The Coefficient of Clean pt.4
Wednesday, February 9, 2011 at 4:59PM
Richard Terrell (KirbyKid) in Clean Design, Mario Kart, Skill, Super Smash Brothers, Zelda
Part 1Part 2. Part 3.
One of my greatest accomplishments of 2010 in the gaming space was writing the An examination of Skill 19 part article series. In it I used some neuroscience research and careful thinking to articulate some of my theories and explain various phenomena. It turns out that speed is a very unintuitive concept to grasp. To quickly recap, increasing the speed of a game doesn't necessarily increase the skill ceiling of gameplay. In fact, making the game faster shifts the relative importance of individual facets of skill along the skill spectrum, generally putting more stress on knowledge skills. Along the same conceptual lines, gameplay that requires or allows rapid action can suffer the same drawbacks making for a less clean interactive experience.
Action Frequency
So many Joes! So much action. 
Previously in this article series I explained the importance of actions and their reactions. Such interactivity is the heart of gameplay. The faster the speed of a game, the less players can actively see. This is an issue of reflex and knowledge skills. The less a player can actively or consciously process (in a timely manner), the harder it is for the player to absorb and use any kind of feedback from the game. If a game lets you play (inputs and actions) at a speed that's beyond your ability to keep up, then the emergent action can create clutter that works against the gameplay. 
Cancels (discussed in part 1 of this series) can certainly increase the action frequency of a game. When there are too many poorly designed cancels in a game, the player can spend more time spamming buttons and canceling moves than seeing any action from start to finish. Many have faulted fighting games for button mashing especially when this tactic is effective against players playing "normally" (or should I say consciously). If you prefer games where players make interesting choices, then rapidly inputting tens of actions per second practically removes the volition from each action. Action frequency when too high can influence players to turn their brains off. 
Action frequency mainly applies to spamming non continuous actions. If you spin the analog stick around in a 3D Mario platformer, Mario will merely move in a circle. There's no clutter in this smooth and continuous action. This is different from rappidly inputing the same action or different actions. With continuous actions the feedback players look for is consistent and simple, which is very different from unleashing a series of attacks on a target.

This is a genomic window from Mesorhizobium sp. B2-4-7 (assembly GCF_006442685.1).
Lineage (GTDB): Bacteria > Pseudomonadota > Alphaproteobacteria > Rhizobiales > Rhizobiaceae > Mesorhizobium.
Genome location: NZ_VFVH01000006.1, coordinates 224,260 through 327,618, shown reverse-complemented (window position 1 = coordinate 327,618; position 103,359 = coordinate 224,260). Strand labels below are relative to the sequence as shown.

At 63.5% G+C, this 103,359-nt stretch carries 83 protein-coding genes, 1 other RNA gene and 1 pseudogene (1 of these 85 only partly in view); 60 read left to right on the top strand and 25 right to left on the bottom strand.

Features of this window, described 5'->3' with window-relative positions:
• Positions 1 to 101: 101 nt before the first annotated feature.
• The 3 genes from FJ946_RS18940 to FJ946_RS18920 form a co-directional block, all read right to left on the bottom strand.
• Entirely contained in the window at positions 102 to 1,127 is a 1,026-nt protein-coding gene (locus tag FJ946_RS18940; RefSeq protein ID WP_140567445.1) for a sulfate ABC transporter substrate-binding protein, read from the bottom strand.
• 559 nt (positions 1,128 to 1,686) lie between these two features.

The following are a few examples of games with high action frequency (measuring the potential for rapid action not the necessity of it). 
(emergent) Behavior-Fits-Fiction
Link's curiosity and behavior has consequences.
image from
Fiction is very important in a video game. The entire concept of form-fits-function is built around how people relate to in game interactions intuitively with real world experiences. In other words, the consistency of the fictional world in the game is important for its story and gameplay. Developers work hard to create characters that act like themselves. Mario runs and jumps. Master Chief shoots and punches. All of these actions fit. On a mechanical level developers have a lot of control over this area. But once the controller is in the hands of the player, odd behaviors can emergence.
No one can stop a player from playing however he/she likes. I assume most of us play games to win most of the time. We try to get to the end of the level in Mario. We're not content with just roosting up on a ?-block and taking in the sights as the time ticks down. We see little point in playing World 1-1 and intentionally running into the first Goomba over and over. This functional drive also shapes our behavior. When moving from point A to B, we tend to look for the safest or fastest option and then look for ways to make our experience more fun. So for sake of cleanliness, designers have to be careful designing mechanics that give optional yet more efficient (safer/faster) ways to move and play.
Normally, developers focus on combat mechanics so that one move isn't too powerful creating a dominant strategy. But it seems that much less attention is put on simple movement mechanics. The following is a list of games with emergent movement techniques that warp the look and feel of the game. 


In part 5, we'll look at arbitrary limitations, static-space, and excessive complexities.  

Article originally appeared on Critical-Gaming Network (
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